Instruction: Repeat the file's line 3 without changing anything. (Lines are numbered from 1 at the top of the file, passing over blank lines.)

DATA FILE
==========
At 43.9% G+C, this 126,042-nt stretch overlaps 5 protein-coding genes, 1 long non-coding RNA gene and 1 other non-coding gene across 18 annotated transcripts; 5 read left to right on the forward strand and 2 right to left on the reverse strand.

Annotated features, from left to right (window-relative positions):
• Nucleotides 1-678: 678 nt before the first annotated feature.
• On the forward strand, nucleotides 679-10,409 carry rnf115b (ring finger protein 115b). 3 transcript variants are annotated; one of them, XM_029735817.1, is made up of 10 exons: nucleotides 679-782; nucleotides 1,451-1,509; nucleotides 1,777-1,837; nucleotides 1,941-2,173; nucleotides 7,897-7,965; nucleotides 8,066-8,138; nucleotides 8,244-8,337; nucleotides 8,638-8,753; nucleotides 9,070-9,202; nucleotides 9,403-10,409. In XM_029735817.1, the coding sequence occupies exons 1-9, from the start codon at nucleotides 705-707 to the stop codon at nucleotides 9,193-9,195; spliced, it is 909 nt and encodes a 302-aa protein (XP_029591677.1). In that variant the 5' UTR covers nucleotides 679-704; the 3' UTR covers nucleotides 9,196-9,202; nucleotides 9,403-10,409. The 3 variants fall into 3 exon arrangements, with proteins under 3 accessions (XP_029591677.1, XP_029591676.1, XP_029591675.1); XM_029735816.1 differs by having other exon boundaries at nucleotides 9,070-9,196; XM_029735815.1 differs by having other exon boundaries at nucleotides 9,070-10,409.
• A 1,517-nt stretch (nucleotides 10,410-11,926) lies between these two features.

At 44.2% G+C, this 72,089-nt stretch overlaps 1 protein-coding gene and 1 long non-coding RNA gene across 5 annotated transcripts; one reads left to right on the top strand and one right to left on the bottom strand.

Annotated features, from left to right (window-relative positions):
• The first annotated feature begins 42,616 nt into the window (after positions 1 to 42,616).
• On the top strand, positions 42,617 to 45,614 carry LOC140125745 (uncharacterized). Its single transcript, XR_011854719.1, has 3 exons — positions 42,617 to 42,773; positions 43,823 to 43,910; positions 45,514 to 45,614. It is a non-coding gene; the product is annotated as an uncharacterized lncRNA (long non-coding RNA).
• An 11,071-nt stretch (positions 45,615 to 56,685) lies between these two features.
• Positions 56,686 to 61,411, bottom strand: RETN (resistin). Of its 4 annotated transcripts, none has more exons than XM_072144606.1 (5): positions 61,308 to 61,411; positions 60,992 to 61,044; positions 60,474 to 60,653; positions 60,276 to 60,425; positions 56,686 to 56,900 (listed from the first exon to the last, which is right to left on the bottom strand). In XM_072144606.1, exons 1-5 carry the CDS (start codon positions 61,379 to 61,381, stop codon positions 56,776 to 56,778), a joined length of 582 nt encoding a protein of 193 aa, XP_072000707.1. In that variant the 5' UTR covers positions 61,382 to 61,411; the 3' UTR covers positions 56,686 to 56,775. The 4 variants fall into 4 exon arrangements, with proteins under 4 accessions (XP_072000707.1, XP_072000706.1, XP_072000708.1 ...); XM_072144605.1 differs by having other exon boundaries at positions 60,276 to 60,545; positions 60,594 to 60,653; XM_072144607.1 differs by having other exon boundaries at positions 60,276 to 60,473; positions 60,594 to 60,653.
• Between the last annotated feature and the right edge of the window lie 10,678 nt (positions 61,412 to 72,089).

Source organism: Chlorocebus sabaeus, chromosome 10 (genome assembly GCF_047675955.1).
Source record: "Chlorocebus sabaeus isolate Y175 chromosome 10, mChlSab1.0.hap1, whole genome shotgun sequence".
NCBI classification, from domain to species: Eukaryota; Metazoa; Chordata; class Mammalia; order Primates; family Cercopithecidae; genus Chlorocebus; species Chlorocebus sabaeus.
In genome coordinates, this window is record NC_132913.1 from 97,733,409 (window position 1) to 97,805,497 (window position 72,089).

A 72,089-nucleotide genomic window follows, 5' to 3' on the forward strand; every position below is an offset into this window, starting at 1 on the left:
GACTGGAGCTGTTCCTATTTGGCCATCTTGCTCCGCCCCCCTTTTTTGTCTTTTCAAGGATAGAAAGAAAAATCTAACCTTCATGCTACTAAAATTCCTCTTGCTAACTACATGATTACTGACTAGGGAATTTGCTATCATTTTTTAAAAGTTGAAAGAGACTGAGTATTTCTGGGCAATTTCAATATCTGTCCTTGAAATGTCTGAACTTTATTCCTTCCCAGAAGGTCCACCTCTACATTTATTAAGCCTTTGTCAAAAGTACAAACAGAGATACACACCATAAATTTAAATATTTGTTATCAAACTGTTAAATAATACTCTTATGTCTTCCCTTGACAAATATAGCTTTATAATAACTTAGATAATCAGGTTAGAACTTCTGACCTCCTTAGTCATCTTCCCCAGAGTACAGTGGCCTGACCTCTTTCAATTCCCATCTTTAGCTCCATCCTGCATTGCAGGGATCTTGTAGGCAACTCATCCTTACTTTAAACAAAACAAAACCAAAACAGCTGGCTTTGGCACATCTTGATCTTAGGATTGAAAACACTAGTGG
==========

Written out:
• Nucleotides 1-678: 678 nt before the first annotated feature.